Such a title seems a little ironic when last week I don’t think my feet really touched the ground. I swear whenever I find my love for blogging revived and I decide with renewed vigour, to do it more regularly, something gets in the way. I want to get and about with my camera, to be making memories, documenting life, narrating my story and endeavouring to somehow make sense of it all. Yet poor wifi connections, terrible weather conditions and other commitments get in the way. On this occasion distraction came in the form of several birthdays, a reunion, a wedding and a trip up-country that all landed within the space of a week. This was alongside work and planning my own wedding, of course.
Whenever I am busy I want nothing more than to slow down. I don’t like to see my diary fill up. I want the space and freedom to decide for myself what happens on those days. I want time available to be impulsive and do things spur-of-the-moment. I want time available to simply recharge and allow my brain to process the events of the day. I want time available to simply to check I remembered everything. Have I charged my phone? Do I need to pick up groceries? Oh my gosh what date is Father’s Day? In fact what is the date today?
I want to be unhurried and deliberate. I want days that are spent meaningfully, that are more than just a non-stop-rush till my head hits the pillow. And yet thankfully, within these busy seasons there are always moments when time stops. Even if only because I stop to take stock and recognise them…
Lying back on an old wooden jetty, toes in the Helford. Full of peppermint tea, reunited with friends and praying (somehow!) for more summer days just like this.
Birthday celebrations that had us walking through fields and gathered round tables. Putting M&Ms in our ice cream sundaes and turning the vanilla blue.
Laughing late into the evening, cosy and twinkling; swirling a spicy cocktail in my hand. All the while we talk big life changes and attempt to convince Matt to watch Game of Thrones.
Long car journeys, rolling through the Somerset flats, filled with singing and laughing and snacking and speculation as to which service station we should make our “regular”.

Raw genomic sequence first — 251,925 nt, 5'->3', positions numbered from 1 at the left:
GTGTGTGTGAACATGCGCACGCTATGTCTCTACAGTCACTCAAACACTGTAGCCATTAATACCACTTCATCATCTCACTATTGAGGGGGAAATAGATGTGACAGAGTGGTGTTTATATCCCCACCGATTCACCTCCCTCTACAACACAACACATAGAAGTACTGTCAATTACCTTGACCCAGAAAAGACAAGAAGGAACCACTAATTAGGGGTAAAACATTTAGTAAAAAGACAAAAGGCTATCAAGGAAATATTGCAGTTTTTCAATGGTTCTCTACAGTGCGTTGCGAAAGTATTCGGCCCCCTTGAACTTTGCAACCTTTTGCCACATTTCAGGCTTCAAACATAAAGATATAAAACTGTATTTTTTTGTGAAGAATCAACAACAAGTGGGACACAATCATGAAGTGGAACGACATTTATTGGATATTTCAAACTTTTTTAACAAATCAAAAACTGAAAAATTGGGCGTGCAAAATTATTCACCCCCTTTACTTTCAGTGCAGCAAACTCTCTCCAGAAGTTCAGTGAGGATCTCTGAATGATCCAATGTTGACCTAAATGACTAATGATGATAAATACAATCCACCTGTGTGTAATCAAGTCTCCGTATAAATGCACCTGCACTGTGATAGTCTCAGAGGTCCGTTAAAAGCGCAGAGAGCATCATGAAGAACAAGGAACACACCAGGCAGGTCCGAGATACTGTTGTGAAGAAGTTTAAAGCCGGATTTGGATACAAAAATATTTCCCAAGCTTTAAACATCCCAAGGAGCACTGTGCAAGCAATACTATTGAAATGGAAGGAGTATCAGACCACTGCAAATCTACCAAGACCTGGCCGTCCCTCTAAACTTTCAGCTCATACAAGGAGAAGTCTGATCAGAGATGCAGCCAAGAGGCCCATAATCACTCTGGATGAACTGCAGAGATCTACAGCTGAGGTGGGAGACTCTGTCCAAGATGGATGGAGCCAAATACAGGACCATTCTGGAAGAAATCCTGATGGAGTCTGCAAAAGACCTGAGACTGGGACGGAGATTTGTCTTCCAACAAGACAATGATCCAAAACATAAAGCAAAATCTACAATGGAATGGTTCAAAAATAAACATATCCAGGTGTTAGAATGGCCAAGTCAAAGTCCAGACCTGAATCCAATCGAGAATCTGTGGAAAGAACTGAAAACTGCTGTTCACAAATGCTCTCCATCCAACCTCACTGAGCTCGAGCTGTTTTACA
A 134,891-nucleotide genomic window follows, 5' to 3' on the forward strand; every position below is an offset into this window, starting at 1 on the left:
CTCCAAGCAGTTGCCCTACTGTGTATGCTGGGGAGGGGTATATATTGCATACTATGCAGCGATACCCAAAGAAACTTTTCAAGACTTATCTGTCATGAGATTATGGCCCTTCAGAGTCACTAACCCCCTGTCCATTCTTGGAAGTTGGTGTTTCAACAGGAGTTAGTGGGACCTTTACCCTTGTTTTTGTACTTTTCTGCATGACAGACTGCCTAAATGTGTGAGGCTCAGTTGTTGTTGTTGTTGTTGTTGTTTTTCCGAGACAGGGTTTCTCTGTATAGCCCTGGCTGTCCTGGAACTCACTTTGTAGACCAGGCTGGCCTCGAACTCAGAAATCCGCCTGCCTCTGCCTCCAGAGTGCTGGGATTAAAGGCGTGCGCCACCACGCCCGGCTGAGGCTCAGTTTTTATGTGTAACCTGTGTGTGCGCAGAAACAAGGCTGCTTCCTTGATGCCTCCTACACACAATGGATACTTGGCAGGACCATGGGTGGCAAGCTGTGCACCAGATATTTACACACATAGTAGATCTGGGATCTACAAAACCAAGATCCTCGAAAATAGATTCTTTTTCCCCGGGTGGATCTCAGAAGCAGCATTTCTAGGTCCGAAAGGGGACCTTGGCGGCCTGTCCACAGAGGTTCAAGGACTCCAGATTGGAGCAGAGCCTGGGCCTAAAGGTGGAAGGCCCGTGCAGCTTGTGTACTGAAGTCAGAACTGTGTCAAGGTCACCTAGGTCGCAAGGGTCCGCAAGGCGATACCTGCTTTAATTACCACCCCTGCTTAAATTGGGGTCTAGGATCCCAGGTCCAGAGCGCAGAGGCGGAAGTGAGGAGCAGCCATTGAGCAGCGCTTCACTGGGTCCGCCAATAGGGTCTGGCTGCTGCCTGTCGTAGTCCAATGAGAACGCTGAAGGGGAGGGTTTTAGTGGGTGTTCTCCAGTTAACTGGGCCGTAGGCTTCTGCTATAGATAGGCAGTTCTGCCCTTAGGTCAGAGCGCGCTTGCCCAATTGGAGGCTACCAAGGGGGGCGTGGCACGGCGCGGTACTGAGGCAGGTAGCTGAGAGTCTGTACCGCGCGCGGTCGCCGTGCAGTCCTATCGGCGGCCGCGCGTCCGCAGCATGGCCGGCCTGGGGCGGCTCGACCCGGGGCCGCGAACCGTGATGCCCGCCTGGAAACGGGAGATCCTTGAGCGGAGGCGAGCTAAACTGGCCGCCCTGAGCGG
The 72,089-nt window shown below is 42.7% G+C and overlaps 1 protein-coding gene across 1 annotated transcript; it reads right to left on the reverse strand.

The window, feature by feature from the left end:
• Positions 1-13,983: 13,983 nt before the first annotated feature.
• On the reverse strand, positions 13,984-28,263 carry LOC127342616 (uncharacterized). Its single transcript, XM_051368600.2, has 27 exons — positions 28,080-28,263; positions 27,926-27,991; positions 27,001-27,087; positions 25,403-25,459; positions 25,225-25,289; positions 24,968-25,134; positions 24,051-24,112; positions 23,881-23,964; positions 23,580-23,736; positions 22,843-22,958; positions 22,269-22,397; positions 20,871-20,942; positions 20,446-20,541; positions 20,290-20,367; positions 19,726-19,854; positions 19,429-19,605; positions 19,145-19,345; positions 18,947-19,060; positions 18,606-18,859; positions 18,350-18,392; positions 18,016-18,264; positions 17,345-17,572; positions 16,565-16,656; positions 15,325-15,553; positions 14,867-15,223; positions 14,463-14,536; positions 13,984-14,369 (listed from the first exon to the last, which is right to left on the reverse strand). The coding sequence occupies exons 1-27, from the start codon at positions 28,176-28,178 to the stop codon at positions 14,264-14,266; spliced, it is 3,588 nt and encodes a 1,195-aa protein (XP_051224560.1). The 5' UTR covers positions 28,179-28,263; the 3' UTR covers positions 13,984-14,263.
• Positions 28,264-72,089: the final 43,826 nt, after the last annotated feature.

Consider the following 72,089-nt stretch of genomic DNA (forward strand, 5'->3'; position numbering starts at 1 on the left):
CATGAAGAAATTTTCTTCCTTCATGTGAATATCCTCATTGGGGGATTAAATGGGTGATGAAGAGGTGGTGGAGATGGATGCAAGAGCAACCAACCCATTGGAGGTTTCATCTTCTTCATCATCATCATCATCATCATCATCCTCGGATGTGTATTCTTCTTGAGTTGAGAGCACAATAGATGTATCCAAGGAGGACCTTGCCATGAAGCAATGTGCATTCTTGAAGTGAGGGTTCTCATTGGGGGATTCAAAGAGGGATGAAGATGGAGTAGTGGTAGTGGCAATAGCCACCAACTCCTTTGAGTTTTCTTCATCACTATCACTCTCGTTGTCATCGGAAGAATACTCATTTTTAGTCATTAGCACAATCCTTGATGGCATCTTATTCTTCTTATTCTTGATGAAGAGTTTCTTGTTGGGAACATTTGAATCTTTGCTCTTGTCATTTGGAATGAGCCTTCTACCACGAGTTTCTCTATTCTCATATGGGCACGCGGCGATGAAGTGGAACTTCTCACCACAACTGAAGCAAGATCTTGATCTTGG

Sitting beneath huge stone arches as an old friend ties the knot. And holding back tears as it settles and we slow dance.
Tucking into a Sunday roast and rhubarb crumble in the garden with family. Feeling the heat of the sun and familiar warmth of my family home and past summers I knew growing up.
Swing dancing under string bulbs; clapping hands and stomping feet. Before cooling ourselves with the fresh night air and ice cream served out of a painted caravan. A canopy of stars lighting our night.
Driving home through the darkness – faces lit only by the Sat Nav – as we talk of our own wedding and all that is to come.
Birthdays, weddings, moving house; reunions with new friend I’ve barely known for 10 months and old friends I’ve known for over a decade. All these things feel like the beginnings and endings of chapters. From what was, to what will be.
Right now we’re 4 months away from our own wedding and I think it’s easy to get caught up in that way of seeing things. That everything right now is temporary and provisional and leading up to the next big thing; to what will be. On the cusp on the following chapter. In the (not so) linear story that is our lives, we see these planning, working-towards, leading-up-to times as short-term and kind of insignificant. Something big and important is coming. So it’s easy to push smaller less noteworthy things aside, to push on to what’s coming.
But more than ever, I think now is the time to stop and take stock. To savour the scene and take those mind’s-eye-photographs. It’s so easy to stumble through the day without so much as a look upwards. When was the last time I took stock of the sky?
That said, I think it’s highly likely my wedding day will be more noteworthy to me than say tomorrow or the day after. And yes I probably will get my Pinterest-on and have some intense-making-times, that’re equally full of stressful glue-gun burns and strokes of (what feels like) creative genius. However what I’m trying to get at is that I’m choosing not to see this time as provisional or without note or simply as the ending of a chapter. These months now are not a means to an end. These in-between days hold the potential to be just as weighty, memorable and beautiful as those “big days”.
So I’m trying to carve out time. Even if they’re simply stock-taking moments of recognition, that these days, these sweet slowly-growing-in-heat summer days, are just as beautiful. Just as filled with wonder and significance and memories to be held on to. Together we’re trying to carve out time to spend together where we don’t talk wedding-biz and we celebrate our relationship for all it is right now, regardless of what will be.
These photographs were taken at the Shipwrights Arms and around Helford Village – which also happens to be some of my favourite spots in Cornwall. If you ever find yourself in this part of the country I’d really recommend popping by, even if it’s just for a pot of tea and a quick peruse of the pontoon.